Lewis lived and worked in many different areas including Chapel Hill, NC; Charleston, SC; and Decatur, GA—the last of which was her last place of residence. Living an accomplished life as a chef since the late ’40s, Lewis finally retired from cooking in 1992. Her retirement, however, didn’t prevent her from still being active in her initial mission of protecting the likes of Southern cooking. In the mid-1990s, the aptly named “Grand Dame of Southern Cooking” and a few friends founded the now-dissolved Society for the Revival and Preservation of Southern Food with a goal to keep the history of Southern cooking alive.
Lewis has won a plethora of awards.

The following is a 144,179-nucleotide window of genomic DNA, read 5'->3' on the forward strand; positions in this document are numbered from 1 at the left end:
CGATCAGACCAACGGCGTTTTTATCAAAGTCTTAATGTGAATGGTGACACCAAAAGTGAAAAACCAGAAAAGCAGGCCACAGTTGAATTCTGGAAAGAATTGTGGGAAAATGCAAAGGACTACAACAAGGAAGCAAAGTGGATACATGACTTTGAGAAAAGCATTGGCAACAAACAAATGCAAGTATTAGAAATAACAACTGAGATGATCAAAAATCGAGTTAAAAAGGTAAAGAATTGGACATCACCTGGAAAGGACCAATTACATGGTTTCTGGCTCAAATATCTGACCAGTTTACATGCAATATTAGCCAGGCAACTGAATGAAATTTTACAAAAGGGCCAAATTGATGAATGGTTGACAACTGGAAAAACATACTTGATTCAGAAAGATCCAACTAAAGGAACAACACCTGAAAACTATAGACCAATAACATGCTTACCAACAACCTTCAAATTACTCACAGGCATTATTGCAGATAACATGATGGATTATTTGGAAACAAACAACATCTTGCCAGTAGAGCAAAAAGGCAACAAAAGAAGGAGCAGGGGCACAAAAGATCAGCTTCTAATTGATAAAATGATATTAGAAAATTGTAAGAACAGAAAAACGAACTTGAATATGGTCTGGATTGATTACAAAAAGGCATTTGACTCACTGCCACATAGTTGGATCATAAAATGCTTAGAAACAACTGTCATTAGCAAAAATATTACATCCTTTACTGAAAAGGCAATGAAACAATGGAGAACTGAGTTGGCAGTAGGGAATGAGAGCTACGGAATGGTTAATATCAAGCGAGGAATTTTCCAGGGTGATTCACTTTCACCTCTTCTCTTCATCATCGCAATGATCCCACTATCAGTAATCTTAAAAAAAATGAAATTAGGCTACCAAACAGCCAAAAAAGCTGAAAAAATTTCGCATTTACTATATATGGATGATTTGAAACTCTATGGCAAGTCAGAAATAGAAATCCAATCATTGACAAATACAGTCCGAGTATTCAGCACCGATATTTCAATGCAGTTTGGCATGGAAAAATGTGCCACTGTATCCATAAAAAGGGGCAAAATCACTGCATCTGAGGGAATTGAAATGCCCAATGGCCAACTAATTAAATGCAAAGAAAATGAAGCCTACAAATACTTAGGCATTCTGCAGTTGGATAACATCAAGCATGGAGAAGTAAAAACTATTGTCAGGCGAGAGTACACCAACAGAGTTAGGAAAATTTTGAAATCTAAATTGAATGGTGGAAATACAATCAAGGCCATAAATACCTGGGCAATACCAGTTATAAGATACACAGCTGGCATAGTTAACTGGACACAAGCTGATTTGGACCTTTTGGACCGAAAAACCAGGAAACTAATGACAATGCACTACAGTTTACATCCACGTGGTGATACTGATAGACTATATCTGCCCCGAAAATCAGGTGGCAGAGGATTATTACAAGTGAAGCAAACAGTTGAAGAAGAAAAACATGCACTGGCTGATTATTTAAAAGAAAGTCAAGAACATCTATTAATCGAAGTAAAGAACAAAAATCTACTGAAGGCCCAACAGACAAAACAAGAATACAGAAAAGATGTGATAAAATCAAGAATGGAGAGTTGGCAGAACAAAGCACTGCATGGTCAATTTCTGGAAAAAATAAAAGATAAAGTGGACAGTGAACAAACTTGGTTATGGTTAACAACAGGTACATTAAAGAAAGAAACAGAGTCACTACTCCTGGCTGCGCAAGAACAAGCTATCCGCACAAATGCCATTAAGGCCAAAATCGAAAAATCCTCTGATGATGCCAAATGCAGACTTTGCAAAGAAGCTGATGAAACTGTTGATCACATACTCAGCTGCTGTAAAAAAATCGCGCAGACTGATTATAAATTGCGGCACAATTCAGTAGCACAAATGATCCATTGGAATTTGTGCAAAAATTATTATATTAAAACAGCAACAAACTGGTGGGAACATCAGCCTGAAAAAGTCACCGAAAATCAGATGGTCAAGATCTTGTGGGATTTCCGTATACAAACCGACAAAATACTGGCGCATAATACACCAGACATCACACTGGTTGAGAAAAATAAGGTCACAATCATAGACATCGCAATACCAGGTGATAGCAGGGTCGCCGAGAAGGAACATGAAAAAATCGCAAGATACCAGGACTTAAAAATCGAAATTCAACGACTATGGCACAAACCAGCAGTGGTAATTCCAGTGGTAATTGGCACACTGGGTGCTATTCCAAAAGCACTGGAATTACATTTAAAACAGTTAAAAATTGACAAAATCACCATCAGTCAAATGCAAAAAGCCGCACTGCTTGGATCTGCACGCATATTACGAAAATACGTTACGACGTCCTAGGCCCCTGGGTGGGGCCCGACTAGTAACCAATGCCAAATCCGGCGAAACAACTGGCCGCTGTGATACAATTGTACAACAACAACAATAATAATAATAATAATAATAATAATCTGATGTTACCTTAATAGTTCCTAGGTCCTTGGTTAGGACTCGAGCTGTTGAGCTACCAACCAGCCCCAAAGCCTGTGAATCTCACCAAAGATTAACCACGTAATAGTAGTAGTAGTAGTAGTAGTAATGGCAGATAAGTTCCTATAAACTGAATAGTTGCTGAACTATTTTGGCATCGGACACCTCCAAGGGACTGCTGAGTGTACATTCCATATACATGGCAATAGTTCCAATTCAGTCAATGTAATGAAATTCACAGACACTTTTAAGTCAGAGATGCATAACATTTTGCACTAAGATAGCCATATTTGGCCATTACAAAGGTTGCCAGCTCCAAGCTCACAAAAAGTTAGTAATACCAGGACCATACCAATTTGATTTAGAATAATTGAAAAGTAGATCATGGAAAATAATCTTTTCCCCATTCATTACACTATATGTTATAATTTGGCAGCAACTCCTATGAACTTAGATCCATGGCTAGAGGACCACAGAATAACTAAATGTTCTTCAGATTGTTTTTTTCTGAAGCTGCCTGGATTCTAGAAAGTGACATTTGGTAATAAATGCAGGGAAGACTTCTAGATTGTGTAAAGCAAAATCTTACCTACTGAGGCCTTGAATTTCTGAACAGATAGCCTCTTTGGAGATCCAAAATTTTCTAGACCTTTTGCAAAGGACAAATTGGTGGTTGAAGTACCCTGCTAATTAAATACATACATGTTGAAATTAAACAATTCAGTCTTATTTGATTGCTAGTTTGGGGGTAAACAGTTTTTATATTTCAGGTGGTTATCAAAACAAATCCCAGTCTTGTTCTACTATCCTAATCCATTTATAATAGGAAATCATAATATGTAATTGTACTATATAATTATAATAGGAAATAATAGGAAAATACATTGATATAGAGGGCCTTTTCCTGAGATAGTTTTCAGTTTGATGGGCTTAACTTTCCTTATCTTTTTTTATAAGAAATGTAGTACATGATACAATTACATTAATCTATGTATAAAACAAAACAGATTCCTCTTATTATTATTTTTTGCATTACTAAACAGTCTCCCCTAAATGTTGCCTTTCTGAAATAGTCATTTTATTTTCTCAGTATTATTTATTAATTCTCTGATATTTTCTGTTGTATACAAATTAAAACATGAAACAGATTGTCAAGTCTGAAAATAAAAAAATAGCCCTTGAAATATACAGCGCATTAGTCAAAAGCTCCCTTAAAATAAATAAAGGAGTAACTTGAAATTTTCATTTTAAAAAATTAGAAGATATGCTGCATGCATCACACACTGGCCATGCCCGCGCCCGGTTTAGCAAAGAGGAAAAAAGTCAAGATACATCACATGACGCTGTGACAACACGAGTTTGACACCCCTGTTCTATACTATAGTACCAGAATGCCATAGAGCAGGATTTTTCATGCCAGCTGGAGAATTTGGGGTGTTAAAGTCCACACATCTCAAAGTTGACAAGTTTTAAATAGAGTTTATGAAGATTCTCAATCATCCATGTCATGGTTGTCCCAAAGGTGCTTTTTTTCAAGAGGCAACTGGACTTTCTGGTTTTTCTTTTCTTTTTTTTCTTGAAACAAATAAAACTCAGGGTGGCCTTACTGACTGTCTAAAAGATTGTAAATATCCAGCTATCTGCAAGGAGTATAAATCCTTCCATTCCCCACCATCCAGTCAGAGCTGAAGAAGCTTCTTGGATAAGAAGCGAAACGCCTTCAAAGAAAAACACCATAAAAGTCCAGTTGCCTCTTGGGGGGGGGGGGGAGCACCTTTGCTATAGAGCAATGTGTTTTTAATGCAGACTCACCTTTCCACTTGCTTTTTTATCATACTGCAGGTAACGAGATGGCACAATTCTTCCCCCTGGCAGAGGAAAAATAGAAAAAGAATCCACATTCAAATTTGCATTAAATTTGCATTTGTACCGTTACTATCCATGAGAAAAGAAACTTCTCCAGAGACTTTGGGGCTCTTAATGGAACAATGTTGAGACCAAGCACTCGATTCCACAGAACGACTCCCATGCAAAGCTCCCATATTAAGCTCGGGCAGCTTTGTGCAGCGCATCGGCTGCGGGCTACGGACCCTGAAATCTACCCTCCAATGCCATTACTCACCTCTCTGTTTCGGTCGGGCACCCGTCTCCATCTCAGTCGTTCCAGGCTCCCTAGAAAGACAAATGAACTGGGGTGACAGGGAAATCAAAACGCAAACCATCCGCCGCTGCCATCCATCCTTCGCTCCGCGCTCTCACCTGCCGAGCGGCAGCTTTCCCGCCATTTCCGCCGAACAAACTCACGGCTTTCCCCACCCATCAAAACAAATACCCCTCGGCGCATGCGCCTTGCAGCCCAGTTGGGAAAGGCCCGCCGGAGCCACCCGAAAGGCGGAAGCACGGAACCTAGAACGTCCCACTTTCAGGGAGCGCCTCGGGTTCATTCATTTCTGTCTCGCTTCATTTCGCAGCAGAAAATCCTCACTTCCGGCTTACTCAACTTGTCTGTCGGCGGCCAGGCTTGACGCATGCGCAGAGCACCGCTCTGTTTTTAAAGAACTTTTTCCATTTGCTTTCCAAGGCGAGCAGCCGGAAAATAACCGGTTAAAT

Throughout her years in the food industry, Lewis racked up a number of awards and accolades. Most notably, Lewis is recognized as being the inaugural recipient of the James Beard Living Legend Award (1995). She was also named Who’s Who in American Cooking by Cook’s Magazine (1986), named the Grand Dame by the international organization of female culinary professionals known as Les Dames d’Escoffier (1999), received the inaugural Lifetime Achievement Award form Southern Foodways Alliance (SFA) (1999), was inducted into the KitchenAid Cookbook Hall of Fame (James Beard, 2003), and so much more. Lewis, at the celebrated age of 89, passed away in her home in Decatur, GA, on February 13, 2006. Posthumously, Lewis was also honored with the creation of a United States postal stamp in her image.